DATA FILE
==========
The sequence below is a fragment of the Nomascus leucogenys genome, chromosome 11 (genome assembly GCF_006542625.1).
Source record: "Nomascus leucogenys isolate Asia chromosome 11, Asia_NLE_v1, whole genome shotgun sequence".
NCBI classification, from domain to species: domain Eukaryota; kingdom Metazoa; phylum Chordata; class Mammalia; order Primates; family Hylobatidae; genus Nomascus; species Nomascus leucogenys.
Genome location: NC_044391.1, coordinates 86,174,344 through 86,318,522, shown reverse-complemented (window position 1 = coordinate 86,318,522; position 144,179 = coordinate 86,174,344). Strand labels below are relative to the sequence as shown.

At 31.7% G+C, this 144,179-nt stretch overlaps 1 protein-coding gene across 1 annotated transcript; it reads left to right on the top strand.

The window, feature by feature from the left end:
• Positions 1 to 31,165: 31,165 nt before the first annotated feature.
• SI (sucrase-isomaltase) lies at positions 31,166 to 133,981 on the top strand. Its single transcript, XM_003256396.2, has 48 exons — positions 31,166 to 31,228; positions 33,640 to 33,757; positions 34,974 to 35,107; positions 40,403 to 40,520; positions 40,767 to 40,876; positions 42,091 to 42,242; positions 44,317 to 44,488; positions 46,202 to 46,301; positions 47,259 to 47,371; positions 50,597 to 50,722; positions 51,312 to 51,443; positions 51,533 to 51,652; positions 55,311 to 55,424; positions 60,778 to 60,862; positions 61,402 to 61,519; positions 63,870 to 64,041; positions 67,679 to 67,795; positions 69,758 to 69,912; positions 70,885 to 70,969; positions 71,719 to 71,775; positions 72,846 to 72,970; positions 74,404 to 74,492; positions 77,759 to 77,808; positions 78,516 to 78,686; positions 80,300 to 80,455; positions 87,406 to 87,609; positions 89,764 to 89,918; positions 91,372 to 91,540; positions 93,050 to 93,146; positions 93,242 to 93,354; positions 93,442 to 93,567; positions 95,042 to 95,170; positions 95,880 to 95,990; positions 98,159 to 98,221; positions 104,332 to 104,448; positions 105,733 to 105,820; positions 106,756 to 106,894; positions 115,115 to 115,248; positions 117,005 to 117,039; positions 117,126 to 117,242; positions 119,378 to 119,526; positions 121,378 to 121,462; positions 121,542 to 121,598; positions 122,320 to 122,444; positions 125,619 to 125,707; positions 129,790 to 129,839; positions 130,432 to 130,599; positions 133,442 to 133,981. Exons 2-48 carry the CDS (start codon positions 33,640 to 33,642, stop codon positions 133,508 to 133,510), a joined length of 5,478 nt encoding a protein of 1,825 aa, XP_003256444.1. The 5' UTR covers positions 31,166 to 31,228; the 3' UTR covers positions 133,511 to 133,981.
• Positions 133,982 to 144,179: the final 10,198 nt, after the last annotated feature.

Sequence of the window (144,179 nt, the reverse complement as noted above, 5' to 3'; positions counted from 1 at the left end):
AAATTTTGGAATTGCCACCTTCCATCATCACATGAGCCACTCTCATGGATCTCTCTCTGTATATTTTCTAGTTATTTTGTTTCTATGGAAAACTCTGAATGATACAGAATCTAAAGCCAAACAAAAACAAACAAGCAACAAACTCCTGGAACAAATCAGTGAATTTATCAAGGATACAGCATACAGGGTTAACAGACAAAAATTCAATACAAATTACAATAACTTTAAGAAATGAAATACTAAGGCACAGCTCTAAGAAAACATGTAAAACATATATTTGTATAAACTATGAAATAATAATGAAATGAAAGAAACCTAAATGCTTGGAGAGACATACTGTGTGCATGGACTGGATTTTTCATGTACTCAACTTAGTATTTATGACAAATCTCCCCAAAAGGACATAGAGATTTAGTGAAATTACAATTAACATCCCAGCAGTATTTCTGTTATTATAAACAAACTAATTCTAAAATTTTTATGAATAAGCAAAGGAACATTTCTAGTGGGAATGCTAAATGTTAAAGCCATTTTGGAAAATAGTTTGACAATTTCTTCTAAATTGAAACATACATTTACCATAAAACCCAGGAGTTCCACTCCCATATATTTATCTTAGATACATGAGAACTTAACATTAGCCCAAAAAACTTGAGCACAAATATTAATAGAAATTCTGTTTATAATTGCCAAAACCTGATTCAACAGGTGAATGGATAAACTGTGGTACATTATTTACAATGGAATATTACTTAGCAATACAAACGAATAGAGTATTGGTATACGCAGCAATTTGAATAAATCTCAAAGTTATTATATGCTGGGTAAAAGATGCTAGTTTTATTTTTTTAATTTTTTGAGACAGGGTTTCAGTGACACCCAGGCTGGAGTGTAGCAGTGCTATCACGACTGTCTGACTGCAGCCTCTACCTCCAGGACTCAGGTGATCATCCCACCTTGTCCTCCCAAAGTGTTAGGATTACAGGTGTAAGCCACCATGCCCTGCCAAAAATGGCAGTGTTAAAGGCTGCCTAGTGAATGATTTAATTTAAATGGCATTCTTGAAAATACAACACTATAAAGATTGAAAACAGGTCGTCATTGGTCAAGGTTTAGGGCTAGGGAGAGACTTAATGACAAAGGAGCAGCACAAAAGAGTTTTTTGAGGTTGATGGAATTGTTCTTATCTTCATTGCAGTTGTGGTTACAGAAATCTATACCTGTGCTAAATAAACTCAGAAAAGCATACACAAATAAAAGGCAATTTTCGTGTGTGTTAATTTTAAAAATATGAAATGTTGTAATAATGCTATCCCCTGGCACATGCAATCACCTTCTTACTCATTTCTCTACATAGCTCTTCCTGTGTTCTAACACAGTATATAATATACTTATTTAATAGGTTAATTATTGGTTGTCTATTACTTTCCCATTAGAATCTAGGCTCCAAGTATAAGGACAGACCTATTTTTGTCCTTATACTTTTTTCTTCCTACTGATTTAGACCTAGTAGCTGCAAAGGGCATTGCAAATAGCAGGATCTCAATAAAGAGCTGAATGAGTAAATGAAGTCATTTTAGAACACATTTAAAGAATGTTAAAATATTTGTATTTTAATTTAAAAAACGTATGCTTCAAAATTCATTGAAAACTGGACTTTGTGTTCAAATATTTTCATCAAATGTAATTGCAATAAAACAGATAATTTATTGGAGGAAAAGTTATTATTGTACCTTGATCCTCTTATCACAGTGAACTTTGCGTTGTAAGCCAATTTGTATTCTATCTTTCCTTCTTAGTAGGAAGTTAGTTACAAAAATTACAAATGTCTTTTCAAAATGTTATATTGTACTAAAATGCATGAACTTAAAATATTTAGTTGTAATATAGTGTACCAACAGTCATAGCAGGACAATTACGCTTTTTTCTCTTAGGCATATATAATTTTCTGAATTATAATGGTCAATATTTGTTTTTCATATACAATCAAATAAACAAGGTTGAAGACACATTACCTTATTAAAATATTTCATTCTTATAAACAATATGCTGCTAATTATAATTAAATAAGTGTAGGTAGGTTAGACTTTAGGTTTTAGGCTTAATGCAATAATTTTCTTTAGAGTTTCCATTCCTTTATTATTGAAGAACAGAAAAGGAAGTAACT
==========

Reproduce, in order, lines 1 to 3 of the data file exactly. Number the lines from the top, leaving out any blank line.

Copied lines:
The sequence below is a fragment of the Nomascus leucogenys genome, chromosome 11 (genome assembly GCF_006542625.1).
Source record: "Nomascus leucogenys isolate Asia chromosome 11, Asia_NLE_v1, whole genome shotgun sequence".
NCBI classification, from domain to species: domain Eukaryota; kingdom Metazoa; phylum Chordata; class Mammalia; order Primates; family Hylobatidae; genus Nomascus; species Nomascus leucogenys.